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Understanding sea level rise and variability

Church, John; Wilson, Stan; Woodworth, Philip; Aarup, Thorkild. 2007 Understanding sea level rise and variability. Eos, Transactions, American Geophysical Union, 88 (4). p.43. 10.1029/2007EO040008

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Abstract/Summary

The coastal zone changed considerably during the twentieth century due to growing populations and increasing urbanization. A recent study indicated that in 1990, 23% of the world's population (1.2 billion people) were living within both a 100-kilometer distance and a 100-meter elevation of the coast at densities 3 times higher than the global average. Society is becoming increasingly vulnerable to sea level extremes, as Hurricane Katrina demonstrated. Rising levels will result in more flooding, even if storm intensities do not increase. Improved understanding of the reasons for sea level rise and variability is required to reduce the uncertainties in sea level rise projections, and this improved understanding could contribute to more effective coastal planning and management.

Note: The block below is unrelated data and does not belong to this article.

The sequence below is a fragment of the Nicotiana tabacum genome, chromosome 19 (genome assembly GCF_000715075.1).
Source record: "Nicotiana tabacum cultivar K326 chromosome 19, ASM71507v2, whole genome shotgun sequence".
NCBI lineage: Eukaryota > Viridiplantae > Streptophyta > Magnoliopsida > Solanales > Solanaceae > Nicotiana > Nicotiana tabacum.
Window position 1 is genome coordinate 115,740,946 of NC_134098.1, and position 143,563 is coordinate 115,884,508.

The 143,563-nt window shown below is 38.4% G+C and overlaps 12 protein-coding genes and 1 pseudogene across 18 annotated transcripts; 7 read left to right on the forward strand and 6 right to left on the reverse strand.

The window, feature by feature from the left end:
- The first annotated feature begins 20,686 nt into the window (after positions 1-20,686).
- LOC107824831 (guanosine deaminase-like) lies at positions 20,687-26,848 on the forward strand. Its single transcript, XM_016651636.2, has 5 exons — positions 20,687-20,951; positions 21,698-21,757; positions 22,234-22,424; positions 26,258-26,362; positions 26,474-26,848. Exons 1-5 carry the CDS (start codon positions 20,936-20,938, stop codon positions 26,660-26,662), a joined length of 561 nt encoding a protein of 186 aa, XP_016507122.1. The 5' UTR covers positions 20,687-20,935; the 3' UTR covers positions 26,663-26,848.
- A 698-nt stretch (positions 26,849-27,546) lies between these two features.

Item Type: Publication - Article
Digital Object Identifier (DOI): 10.1029/2007EO040008
Programmes: Oceans 2025 > Climate, ocean circulation and sea level
NORA Subject Terms: Marine Sciences
Date made live: 15 Oct 2008 11:01
URI: http://nora.nerc.ac.uk/id/eprint/2662

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